Advice From YidParenting

By Rabbi Yitzie Ross

Q: My 11-year-old son is a normal, fun-loving child–until he gets into a bad mood. He’s not especially physical, but he gets everyone around him in a bad mood. He snaps at his siblings, challenges my authority, and really ruins the whole atmosphere. It’s come to the point that I walk on eggshells around him to try and keep him happy. Any ideas?

T.

Brooklyn

A: Your son is one of many who have this problem. This is truly one of the hardest parts of being a parent: trying to prevent the moody kid from affecting the easygoing ones and the overall atmosphere in the home. I don’t need to tell you how frustrating it can be, both to the parents and the siblings.

Most importantly, I will tell you that “this, too, shall pass.” I’m sure you feel like you’re losing it, but he will mature and you’ll be able to breathe a sigh of relief. It won’t happen overnight, but the incidents will become less frequent as time passes. There are many tricks you can try, but it’s really a waiting game. You’ll have to wait for him to mature, after which he’ll be able to understand himself and his moods better.

I can easily spend a page or two commiserating with you (as can many other parents). Although there is no easy fix, there are a few things that can make dealing with him a little more bearable.

  1. The best solution is to determine what sets him off. It might be the bus ride home, the supper menu, or that he’s hungry or overtired. Keep a private diary to see if you can narrow down the possible suspects. You’d be surprised how well this works.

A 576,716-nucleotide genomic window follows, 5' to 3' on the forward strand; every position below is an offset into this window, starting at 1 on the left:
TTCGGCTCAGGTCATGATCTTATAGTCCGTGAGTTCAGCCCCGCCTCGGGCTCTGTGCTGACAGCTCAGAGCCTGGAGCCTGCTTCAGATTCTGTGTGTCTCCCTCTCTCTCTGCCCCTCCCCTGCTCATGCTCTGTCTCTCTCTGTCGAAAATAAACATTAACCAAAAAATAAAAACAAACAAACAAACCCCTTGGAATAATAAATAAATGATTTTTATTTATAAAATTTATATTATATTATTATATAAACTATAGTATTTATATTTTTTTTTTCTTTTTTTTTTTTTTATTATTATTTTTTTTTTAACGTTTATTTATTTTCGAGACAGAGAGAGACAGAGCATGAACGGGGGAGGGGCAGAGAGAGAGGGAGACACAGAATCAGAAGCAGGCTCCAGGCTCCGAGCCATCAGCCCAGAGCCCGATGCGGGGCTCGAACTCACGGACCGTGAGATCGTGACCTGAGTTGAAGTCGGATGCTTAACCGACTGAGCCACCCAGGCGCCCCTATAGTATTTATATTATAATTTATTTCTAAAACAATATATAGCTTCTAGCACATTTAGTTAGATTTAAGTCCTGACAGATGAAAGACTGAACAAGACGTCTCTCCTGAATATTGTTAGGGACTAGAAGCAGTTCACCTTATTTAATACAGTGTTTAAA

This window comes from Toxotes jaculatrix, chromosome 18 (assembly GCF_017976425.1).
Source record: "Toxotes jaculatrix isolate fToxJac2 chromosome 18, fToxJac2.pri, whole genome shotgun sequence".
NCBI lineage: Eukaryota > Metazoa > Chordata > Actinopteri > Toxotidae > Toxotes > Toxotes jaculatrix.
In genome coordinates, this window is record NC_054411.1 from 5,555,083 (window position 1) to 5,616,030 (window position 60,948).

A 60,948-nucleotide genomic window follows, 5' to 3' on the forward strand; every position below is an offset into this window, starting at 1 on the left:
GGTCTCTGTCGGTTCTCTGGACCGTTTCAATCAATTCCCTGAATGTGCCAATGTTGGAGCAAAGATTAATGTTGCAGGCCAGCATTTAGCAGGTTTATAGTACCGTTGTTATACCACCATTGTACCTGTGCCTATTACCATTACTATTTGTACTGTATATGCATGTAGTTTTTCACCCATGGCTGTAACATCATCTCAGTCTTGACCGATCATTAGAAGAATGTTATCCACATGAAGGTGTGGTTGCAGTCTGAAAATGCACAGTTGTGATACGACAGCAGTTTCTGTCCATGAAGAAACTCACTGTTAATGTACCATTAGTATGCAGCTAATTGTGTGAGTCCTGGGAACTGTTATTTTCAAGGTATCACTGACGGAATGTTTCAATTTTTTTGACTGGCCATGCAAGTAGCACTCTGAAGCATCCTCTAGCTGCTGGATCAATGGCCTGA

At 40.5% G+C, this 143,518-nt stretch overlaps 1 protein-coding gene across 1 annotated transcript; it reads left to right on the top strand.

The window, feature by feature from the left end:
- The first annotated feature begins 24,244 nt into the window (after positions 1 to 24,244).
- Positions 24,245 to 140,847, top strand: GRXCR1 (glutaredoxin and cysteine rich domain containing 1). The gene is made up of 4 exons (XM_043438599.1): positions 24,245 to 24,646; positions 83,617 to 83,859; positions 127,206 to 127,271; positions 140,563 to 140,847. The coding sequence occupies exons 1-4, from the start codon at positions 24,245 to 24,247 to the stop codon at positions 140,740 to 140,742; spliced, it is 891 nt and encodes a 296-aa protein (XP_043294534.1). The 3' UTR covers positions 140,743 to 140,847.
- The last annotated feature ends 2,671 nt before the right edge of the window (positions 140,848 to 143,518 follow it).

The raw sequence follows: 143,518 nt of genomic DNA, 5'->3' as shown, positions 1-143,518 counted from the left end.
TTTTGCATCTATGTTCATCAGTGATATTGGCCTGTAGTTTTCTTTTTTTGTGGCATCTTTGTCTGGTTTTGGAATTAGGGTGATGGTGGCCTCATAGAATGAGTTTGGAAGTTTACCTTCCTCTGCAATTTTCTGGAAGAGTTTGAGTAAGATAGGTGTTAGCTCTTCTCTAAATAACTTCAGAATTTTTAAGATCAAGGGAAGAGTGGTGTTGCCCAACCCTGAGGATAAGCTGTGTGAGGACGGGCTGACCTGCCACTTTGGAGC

2. When he’s in a good mood, take him on a one-on-one trip somewhere distracting, such as bowling or to the batting cages. While you’re playing, casually discuss with him how frustrating it is when he gets in a bad mood. See if he’s open to any ideas. This is not the time to vent on him; you’re merely asking for his help.
  3. Is school a trigger? If so, try and see what you can do to alleviate some of the stress. It’s amazing how easygoing many teachers can be. Let them know that you need help getting him home in a good mood.
  4. Set up an agreed-upon “calming location” where he can go to chill out when he’s getting upset.
  5. Do not reward him for calming down, since there should not be a positive consequence for the initial negative behavior.
  6. You can compliment him if he calms himself down. You can also reward or compliment him for staying in a good mood when something frustrating happens.
  7. If he becomes uncontrollable, don’t raise your voice, as it’ll make things worse. Calmly keep repeating, “I can’t discuss anything with you when you’re upset.”
  8. If there are other children around, you want to show them that you’re still calm. You can tell them: “Your brother is upset, but that’s not the way a ben Torah should behave. It would be much better if he spoke calmly so we could listen to him.”
  9. Remember that at this age your son is going through hormonal changes. He himself might not be fully aware of what to do, and can use your help.
  10. Let him know that you love him and always will. Once a child calms down and begins regretting what he’s done, he needs some reassurance. You can say, “Although I am disappointed that you lost control, I love you so much. We’ll figure this out together.”

On a side note, I would like to point out one thing that I’ve heard from many parents. Although electronics (iPad/tablet, etc.) might seem great for calming your son down and distracting him, it can actually have the reverse effect. v

Rabbi Yitzie Ross is a well-known rebbe and parenting adviser. To sign up for the weekly e‑mails and read the comments, you can visit www.yidparenting.com.

 

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